Xythos keeps documents in compliance
Enterprise Document Manager 6.0 secures records while allowing easy collaboration
What I continue to admire about Enterprise Document Manager is the simplicity of its workflows. It’s extremely straightforward to build serial or parallel approval streams, select users, and specify other document characteristics, including due dates. Building on these processes, Version 6.0 makes documents "official" so you can manage them more rigorously. Compared to a standard document that might just have versioning, an official record (which might be the same Microsoft Word document) used to submit material to the U.S. Federal government for funding would have additional requirements, such as how long it must be retained.
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Folders in the records management area are categorized by the content type (personnel records or medical documents, for example). What’s more, managers can use those folders to generate precise information for audit reports, perhaps a list of contact people for every record. As such, although Xythos follows Department of Defense 5015.2 records management standards, it is very appropriate for private sector organizations, too.
I used Xythos' templates to create various review and disposition rules and apply them to these records spaces. While rules can handle complex situations, they follow the same logical process as creating document workflows. In one test, I created a records disposition plan that retained documents for 10 years; however, I defined a rule that if the document’s originator leaves the organization, then a different phase of the disposition plan takes place. Paper documents (either physical documents or electronic scans) may be managed the same way, and e-mail can be imported and subjected to records management rules.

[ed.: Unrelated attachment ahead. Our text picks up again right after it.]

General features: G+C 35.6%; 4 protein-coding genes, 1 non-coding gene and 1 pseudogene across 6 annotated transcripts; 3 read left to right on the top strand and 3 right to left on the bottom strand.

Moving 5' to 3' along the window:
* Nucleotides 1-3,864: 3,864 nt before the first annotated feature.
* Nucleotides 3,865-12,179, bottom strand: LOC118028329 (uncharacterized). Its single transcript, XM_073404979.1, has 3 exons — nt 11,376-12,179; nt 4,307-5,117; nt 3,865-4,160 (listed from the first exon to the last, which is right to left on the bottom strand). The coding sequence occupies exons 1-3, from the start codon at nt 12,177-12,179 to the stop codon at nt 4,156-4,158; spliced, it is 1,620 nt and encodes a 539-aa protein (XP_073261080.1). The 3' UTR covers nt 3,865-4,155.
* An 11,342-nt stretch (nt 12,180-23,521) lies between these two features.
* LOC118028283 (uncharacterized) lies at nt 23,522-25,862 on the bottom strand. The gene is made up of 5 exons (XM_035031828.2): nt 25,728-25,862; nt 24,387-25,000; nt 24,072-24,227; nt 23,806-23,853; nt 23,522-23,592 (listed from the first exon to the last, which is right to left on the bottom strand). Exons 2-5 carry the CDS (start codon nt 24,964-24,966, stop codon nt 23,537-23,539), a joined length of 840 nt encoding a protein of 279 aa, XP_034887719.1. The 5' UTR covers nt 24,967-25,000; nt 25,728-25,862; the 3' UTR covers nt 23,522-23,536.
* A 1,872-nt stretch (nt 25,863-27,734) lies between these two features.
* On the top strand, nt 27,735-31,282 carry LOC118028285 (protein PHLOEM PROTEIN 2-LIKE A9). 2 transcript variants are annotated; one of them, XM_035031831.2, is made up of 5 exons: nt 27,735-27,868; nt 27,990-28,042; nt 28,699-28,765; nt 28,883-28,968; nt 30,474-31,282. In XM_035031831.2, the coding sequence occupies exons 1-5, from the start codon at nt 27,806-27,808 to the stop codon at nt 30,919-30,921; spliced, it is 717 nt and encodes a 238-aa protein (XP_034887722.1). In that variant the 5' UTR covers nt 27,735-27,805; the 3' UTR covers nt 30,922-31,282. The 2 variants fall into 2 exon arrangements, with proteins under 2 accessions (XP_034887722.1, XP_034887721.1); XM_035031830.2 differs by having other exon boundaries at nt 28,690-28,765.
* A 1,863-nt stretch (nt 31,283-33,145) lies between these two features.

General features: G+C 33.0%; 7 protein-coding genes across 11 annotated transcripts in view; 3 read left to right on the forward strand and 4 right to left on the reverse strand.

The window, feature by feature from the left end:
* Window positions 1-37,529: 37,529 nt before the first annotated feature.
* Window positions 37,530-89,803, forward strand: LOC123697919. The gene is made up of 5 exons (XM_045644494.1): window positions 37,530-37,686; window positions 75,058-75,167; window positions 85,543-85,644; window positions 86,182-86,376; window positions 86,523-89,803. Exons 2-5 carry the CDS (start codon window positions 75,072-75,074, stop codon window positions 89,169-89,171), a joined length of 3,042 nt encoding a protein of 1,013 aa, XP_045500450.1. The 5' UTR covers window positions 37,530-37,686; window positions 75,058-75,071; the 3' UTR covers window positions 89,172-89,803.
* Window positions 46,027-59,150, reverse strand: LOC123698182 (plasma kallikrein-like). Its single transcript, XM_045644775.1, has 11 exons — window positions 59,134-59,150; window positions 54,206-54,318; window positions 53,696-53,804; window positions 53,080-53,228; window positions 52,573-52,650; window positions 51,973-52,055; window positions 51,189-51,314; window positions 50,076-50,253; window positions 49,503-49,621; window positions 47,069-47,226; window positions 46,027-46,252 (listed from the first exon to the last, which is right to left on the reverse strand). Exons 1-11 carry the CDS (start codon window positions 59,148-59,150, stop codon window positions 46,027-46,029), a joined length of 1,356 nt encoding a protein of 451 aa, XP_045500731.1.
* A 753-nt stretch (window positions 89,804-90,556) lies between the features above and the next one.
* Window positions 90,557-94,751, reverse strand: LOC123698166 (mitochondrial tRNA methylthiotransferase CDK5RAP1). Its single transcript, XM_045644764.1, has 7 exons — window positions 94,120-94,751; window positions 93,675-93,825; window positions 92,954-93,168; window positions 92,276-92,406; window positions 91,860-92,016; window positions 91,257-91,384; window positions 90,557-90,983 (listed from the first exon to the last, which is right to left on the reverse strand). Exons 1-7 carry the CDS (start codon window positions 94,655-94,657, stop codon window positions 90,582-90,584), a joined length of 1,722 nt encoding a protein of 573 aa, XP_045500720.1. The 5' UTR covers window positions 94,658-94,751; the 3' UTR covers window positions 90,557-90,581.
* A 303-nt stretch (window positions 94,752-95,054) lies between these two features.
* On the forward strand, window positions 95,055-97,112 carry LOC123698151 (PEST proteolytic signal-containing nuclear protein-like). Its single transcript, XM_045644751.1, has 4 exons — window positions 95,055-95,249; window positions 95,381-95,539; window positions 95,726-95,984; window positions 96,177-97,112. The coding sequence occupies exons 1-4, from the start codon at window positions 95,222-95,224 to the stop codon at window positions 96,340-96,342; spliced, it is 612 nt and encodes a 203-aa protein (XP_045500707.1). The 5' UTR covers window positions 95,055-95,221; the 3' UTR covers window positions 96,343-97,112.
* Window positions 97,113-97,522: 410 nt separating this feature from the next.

Xythos accommodates various review steps and reports at the end of the record-retention period. This is very important for a records management system, and normally associated with high priced systems, such as Documentum. In the case of U.S. government employees, for example, this solution requires extra metadata when moving information from departmental records management systems to the U.S. National Archives.
Standards support lends strength
When introduced in 1999, Xythos was one of only a few document management options. Now, document management is ingrained in desktop applications such as Microsoft Office and supported by portals such as SharePoint. Compared to midrange products such as Red Dot XCMS and Xerox DocuShare, Xythos still lacks certain features, such as Web publishing, that I'd like to see added.
That said, Xythos is very price competitive. Moreover, this solution’s strong development environment and standards compliance are uncommon in the document management world. By staying true to the fundaments of usability and extending them to records management, Xythos Enterprise Document Manager 6.0 remains a very good choice for managing large volumes of electronic files.